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trailboss

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Hey all, I'm a newbie too, back into rockets after being away from it since I was a kid. I'm now 36 and my kids love it, and then love the Estes Air Kits too, when we're in a pinch and don't have any engines.

I'm loving loving the hobby though. It's exciting, fun and you can always find somebody to watch you launch!

I have built a Custom Product Razor (now in tree after 4 good launches), this one is really great to build with kids, it goes together very fast (I have 3 kids, 2/4/6 yrs old).

I have also built another Custom Products rocket that is about 29" long but the name slips my mind. We flew that one about 6 times this weekend.

I've have also built others, but now I have my sights set on a FATBOY or a BIG DADDY. My spectators want something bigger and easier to see!

OK, here are the questions:

1) I like super glue but what does everyone else use?
2) I like fuses rather then ignitors and so do my spectators? Anybody still use them?
3) What do you all use for a "fin assembly jig"? It's hard to sit and hold them and still get them straight at all.
4) Is it worth it to join the NRA? $62 is steep.
5) Got any great tips for me? Let 'em fly (a very small rocket pun).


Thanks,


John
 

Bowhunter

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Welcome back to rocketry as far as super glue i use it to set my fins but then i use a good wood glue to seal the edges but for larger rockets i use epoxy
 

powderburner

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The more, the merrier!

As to your questions, BOY, you sure know how to start off with a bang!
Your first one happens to be about a subject that has been covered pretty extensively here on TRF, and you can try to find some of these old rants by using the TRF search button. I can tell you I like to use white Elmers-style glue for low power stuff, because it is easy to use, odor-free, inexpensive, and works pretty well. I stock up during the back-to-school sales when it is dirt cheap.
CA also has it uses, though, especially for tacking a fin or a part in place so you don't have to hold it while the white glue dries. There are lots of good uses for CA.
I use epoxies some, but for 90 percent of low-power construction, you really don't need it (white glue will do the job).

Fuses? They may work great, but the igniters come (free) with the Estes and Quest motors.

Fin assembly/alignment jig? Several other people have been asking about those things too. They seem to be collectible now, and are priced accordingly. If you find a source for these goodies, let us know!

Worth it to join NAR . . . hmmm . . . lots of possibilities for sarcasm here. Considering all their good points and bad, on the whole it is probably a good idea to join. I should probably re-up too. Like you say, it is kind of expensive (IMHO).

Great tips? My best advice is: keep checking in here on TRF
 

jflis

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trailboss,

First, welcome. You're going to love it here on TRF and it will *certainly* help you get the most out of getting back into the hobby! :)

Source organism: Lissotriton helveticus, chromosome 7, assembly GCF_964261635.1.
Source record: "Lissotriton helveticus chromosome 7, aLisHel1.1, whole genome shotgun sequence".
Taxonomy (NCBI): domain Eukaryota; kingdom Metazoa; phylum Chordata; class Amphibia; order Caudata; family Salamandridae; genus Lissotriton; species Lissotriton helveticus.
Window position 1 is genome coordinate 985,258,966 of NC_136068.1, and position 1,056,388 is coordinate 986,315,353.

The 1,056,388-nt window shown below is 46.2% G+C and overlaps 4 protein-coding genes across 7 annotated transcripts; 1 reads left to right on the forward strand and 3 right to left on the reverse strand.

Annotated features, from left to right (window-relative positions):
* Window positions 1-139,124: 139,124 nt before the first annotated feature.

One point I'd like to make concerns fuses. If you mean where you put a fuse in the motor and light it with a match, I would recommend to not do this for several reasons:

Using fuses like this make your model rocket a firework under the law and it would be under the juristiction of the fireworks laws in your area.

Should something go wrong at the last second (like, say a plane overhead or a kid running toward the launch pad), you have no way to abort a launch

Upon launch, the hot/burning fuse material is spit out with the high risk of grass fires while your attention is directed *up* to watch the rocket.

The ignitors are easy to use and give you full controll over the launch of the rocket. Would hate to see you get hurt or get in trouble with the law...

Good luck and keep us posted! oh, and we here at TRF LOVE photos of your rockets and launches! :)

jim
 

PWALPOCO

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Greetings from the U.K and welcome to the Forum ,


Im a relative newbie myself having been into Rocketry since around Xmas time and have leeched as many good ideas and plagarised every cunning plan anyone here as ever told me !

Answers to questions time .....

1) Glues are like horses for courses. With Superglue its great when you are putting something in one spot , BAM , no messing , you know exactly where it needs to be , end of story. However , I use a General purpose glue for my low powered stuff and in particular for FINS. Non-superglues tolerate you needing to play about to get positioning correct SGs dont !

2) Never heard of fuses (Im new !) but if its how I imagine it sounds then Im never likely to try either ! Ignitors work for me and it if aint broke , I dont try to fix it.

3) Im trying to get a version of a jig. Being in the UK doesnt make it easy to source one. I will recommend the following method do you however for doing 90 degree fins.

Lay the BT in a adjustable slot/groove/channel so that two fin pencil lines are just above the level of your work surface. Place waste balsa on your work surface close to , but not against the BT.

Place your fin on the waste balsa but up against your BT. Adjust the width of the slot/gap/channel so that the fin lies along the pencil line for where your fin goes on BOTH sides. Keep tweaking till you are happy both fins sit on your pencil lines and look 180deg to one another. One you are happy the dry fit position looks right , glue the suckers !!

Allow to dry etc , rotate BT thru 90 degrees and repeat !


4) Not a clue !

5) Read the forums , our biggest screwups are commited on everyone elses behalf and we shall write about them and here you shall learn from them , oh yes , and hopefully youll not follow in our footsteps !

Paul
 

trailboss